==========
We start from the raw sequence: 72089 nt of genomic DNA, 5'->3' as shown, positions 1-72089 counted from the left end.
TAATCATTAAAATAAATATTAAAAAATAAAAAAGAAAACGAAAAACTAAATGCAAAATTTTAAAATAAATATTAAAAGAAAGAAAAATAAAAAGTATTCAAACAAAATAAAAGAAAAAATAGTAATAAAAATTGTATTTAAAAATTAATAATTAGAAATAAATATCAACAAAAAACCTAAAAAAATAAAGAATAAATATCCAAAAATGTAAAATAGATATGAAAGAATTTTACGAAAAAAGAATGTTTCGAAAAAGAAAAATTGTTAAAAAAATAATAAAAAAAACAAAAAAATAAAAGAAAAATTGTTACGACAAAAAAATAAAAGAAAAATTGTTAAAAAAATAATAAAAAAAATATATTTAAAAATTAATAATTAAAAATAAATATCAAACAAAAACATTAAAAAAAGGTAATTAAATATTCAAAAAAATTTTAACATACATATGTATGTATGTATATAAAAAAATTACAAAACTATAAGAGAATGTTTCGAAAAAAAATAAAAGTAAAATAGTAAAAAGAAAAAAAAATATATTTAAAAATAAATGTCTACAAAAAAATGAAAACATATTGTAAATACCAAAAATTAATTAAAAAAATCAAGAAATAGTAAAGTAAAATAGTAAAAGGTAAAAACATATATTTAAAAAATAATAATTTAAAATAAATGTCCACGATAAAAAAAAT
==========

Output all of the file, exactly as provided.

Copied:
We start from the raw sequence: 72089 nt of genomic DNA, 5'->3' as shown, positions 1-72089 counted from the left end.
TAATCATTAAAATAAATATTAAAAAATAAAAAAGAAAACGAAAAACTAAATGCAAAATTTTAAAATAAATATTAAAAGAAAGAAAAATAAAAAGTATTCAAACAAAATAAAAGAAAAAATAGTAATAAAAATTGTATTTAAAAATTAATAATTAGAAATAAATATCAACAAAAAACCTAAAAAAATAAAGAATAAATATCCAAAAATGTAAAATAGATATGAAAGAATTTTACGAAAAAAGAATGTTTCGAAAAAGAAAAATTGTTAAAAAAATAATAAAAAAAACAAAAAAATAAAAGAAAAATTGTTACGACAAAAAAATAAAAGAAAAATTGTTAAAAAAATAATAAAAAAAATATATTTAAAAATTAATAATTAAAAATAAATATCAAACAAAAACATTAAAAAAAGGTAATTAAATATTCAAAAAAATTTTAACATACATATGTATGTATGTATATAAAAAAATTACAAAACTATAAGAGAATGTTTCGAAAAAAAATAAAAGTAAAATAGTAAAAAGAAAAAAAAATATATTTAAAAATAAATGTCTACAAAAAAATGAAAACATATTGTAAATACCAAAAATTAATTAAAAAAATCAAGAAATAGTAAAGTAAAATAGTAAAAGGTAAAAACATATATTTAAAAAATAATAATTTAAAATAAATGTCCACGATAAAAAAAAT